_{TSV}values calculated at the ten rain gauge stations within the study area. For each calendar day the minimum, maximum and mean are shown for the ensemble of network stations. The difference between the lowest and highest values shows the extent of the variation of the bias across the 10 stations in the study area. The mean values show pronounced seasonal variations and have different patterns throughout the two years. In general, CMORPH reports smaller rainfall amounts than gauge observations from mid-June to mid-August 2003, but reports larger rainfall amounts towards the end of the rainy season of 2003. This pattern is not shown in 2004, where positive and negative biases in CMORPH show lower variation in time. Overall, these results indicate that the bias in the CMORPH product exhibits pronounced variability in space and time over the study area. Possibly, this could be related to variations in rain generation mechanisms [11] but further investigations are needed for confirmation.

#### 3.2. Results on Rainfall Bias Correction

#### 3.3. Model Parameter Optimization Using Different Rainfall Inputs

_{Bias}= ∼0.9). All optimum parameter values obtained using the correction schemes are within the allowable value ranges. The values of the optimized model parameters are inter-compared and percent change of each parameter value is shown with respect to the reference case. To allow comparison of parameter values over a common scale, changes are calculated after normalizing the parameter values using their allowable minimum and maximum values, which are set equal for all simulations. We note that the results of parameter optimization are affected by the rainfall input as shown by the percentage errors in Table 2. In particular, parameters (FC, Beta and LP) which control the volume of the simulated hydrograph showed large changes of up to 81% compared to the parameters using the reference gauge data sets. There is also a significant change in the quick recession coefficient (K

_{q}), whereas those that control groundwater contributions (K

_{s}, PERC and CFLUX) are less affected.

#### 3.4. Effects of Rainfall Bias Corrections on Streamflow Simulations

^{−1}) between catchment-average daily rainfall estimates obtained from TSV and gauges. However, it is apparent that the large CMORPH bias in 2003 was substantially reduced. As a result, the patterns and volumes of the observed hydrographs were better captured when using the bias-corrected CMORPH estimates than the uncorrected ones. Some observed peak flows were better captured as a result of correcting for the rainfall bias. The improvements are particularly substantial for the 2003 hydrographs where the uncorrected CMORPH had large negative bias. We note that use of bias corrected rainfall data has some advantages over gauge only data; however, some aspects of observed hydrograph were better captured by using gauge only data (e.g., the second half of July 2003). The simulated hydrographs based on both rainfall inputs show smaller fluctuation than the observed hydrograph. Such mismatches could be caused by deficiencies in the HBV-96 model structure, poor rainfall representation by the low density of the rain gauge network, or errors in streamflow observations, among others.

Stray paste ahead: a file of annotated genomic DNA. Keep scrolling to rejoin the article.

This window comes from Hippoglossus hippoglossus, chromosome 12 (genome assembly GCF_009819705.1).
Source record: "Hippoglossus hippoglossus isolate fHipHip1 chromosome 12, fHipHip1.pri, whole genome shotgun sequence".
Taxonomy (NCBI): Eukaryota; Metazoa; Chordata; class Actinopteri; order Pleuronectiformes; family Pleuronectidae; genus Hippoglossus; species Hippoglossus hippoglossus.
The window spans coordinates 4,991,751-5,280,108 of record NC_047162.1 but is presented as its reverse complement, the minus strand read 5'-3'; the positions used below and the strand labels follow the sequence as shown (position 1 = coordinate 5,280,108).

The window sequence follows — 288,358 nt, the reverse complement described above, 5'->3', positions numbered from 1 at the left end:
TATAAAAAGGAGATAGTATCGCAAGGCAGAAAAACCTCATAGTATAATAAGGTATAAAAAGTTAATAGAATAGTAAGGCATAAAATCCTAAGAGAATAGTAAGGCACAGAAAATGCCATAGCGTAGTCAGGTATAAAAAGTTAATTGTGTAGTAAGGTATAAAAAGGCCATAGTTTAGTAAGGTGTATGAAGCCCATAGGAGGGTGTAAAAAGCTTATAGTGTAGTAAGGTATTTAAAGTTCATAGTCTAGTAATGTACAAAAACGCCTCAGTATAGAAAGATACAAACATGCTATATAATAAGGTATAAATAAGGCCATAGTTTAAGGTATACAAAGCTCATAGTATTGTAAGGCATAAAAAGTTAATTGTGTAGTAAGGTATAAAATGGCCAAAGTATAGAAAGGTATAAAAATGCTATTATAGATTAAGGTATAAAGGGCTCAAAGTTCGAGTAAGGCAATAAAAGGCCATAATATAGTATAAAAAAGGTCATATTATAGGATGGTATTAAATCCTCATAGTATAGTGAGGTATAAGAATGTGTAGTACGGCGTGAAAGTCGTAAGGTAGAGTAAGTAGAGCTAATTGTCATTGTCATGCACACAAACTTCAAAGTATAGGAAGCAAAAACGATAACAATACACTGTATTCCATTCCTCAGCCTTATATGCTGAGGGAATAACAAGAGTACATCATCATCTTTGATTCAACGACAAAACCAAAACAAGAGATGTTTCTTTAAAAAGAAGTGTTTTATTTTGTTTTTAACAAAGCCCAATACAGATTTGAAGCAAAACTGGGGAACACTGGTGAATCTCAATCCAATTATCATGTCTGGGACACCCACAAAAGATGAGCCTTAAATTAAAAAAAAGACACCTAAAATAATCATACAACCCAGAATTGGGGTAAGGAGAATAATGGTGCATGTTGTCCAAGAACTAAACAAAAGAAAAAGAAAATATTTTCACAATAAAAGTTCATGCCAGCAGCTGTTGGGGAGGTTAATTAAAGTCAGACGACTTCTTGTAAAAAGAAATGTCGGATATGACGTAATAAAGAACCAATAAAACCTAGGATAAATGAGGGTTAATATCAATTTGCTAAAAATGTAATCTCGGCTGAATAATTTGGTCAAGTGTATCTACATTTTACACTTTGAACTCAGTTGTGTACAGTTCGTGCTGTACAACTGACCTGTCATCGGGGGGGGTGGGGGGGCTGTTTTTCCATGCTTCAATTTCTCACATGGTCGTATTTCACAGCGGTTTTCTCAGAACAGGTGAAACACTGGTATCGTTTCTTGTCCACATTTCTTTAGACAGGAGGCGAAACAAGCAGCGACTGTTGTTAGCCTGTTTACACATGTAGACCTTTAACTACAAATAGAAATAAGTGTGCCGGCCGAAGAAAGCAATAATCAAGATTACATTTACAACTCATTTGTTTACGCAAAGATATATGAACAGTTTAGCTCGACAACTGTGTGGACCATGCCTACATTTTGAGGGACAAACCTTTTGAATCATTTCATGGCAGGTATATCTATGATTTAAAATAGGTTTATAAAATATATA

_{TSV}). For example, for CMORPH TSV rainfall input, the bias increased from −13% to only −17% in 2003 while it increased from −8% to 20% in 2004. The observed changes of rainfall-to-streamflow biases are probably due to the non-linearity in the rainfall-runoff relation and subsequent runoff generation in the HBV-96 model. For instance, small bias in rainfall input can propagate to result in larger streamflow bias when the catchment is wet than when it is dry.

_{Bias}(Equation (9)), obtained using the uncorrected as well as the bias-corrected CMORPH rainfall inputs are shown in Figure 5 (see also Table 3). As compared to gauge-based simulations, the uncorrected and bias-corrected CMORPH data resulted in consistently smaller streamflow in the rainy season (June–August) of 2003 but larger streamflow towards the end of the rainy season. Note that this pattern has some resemblance to that of the rainfall biases (Figure 2). However, the temporal pattern of the streamflow biases in both 2003 and 2004 are smoother than those of the rainfall inputs. This possibly is a result of the filtering effect of the runoff model as it converts highly variable rainfall input to streamflow. The significantly large rainfall bias in October of 2004 is translated to a smaller streamflow bias probably as the model became relatively dry and therefore did not convert the excess rainfall input into surface runoff. CMORPH-based streamflow in 2003 is mostly 0.25 to 0.5 times the gauge observations showing underestimation though this streamflow differences became much smaller in 2004. Overall, these differences were reduced when the bias-corrected CMORPH rainfall amounts served as model inputs. An exception is that TSF, which is obtained using a space-time constant correction factor, only slightly altered the streamflow bias. For most parts of the wet season, the streamflow bias significantly decreased when time variable bias correction is applied. Accounting for both spatial and temporal variation of the CMORPH bias factor further reduced the streamflow bias.

## 4. Conclusions

^{−1}on average and by up to ±30 mm·d